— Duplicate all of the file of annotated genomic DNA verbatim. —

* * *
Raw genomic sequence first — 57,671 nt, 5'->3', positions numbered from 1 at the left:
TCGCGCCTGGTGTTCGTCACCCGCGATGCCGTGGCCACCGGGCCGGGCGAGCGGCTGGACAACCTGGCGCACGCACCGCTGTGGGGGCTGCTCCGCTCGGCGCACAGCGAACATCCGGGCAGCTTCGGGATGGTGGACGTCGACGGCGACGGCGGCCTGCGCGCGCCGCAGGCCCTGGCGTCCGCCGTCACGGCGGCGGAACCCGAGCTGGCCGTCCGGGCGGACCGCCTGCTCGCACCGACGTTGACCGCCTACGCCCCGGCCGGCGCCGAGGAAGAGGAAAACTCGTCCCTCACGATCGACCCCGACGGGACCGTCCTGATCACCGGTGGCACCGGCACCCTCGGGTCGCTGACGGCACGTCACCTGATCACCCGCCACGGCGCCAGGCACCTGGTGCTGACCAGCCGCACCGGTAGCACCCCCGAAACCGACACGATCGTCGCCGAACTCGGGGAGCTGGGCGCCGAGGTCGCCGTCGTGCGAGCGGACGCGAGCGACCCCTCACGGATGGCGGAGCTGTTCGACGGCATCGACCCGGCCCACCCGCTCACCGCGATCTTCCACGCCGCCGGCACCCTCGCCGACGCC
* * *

Raw genomic sequence first — 57,671 nt, 5'->3', positions numbered from 1 at the left:
TCGCGCCTGGTGTTCGTCACCCGCGATGCCGTGGCCACCGGGCCGGGCGAGCGGCTGGACAACCTGGCGCACGCACCGCTGTGGGGGCTGCTCCGCTCGGCGCACAGCGAACATCCGGGCAGCTTCGGGATGGTGGACGTCGACGGCGACGGCGGCCTGCGCGCGCCGCAGGCCCTGGCGTCCGCCGTCACGGCGGCGGAACCCGAGCTGGCCGTCCGGGCGGACCGCCTGCTCGCACCGACGTTGACCGCCTACGCCCCGGCCGGCGCCGAGGAAGAGGAAAACTCGTCCCTCACGATCGACCCCGACGGGACCGTCCTGATCACCGGTGGCACCGGCACCCTCGGGTCGCTGACGGCACGTCACCTGATCACCCGCCACGGCGCCAGGCACCTGGTGCTGACCAGCCGCACCGGTAGCACCCCCGAAACCGACACGATCGTCGCCGAACTCGGGGAGCTGGGCGCCGAGGTCGCCGTCGTGCGAGCGGACGCGAGCGACCCCTCACGGATGGCGGAGCTGTTCGACGGCATCGACCCGGCCCACCCGCTCACCGCGATCTTCCACGCCGCCGGCACCCTCGCCGACGCC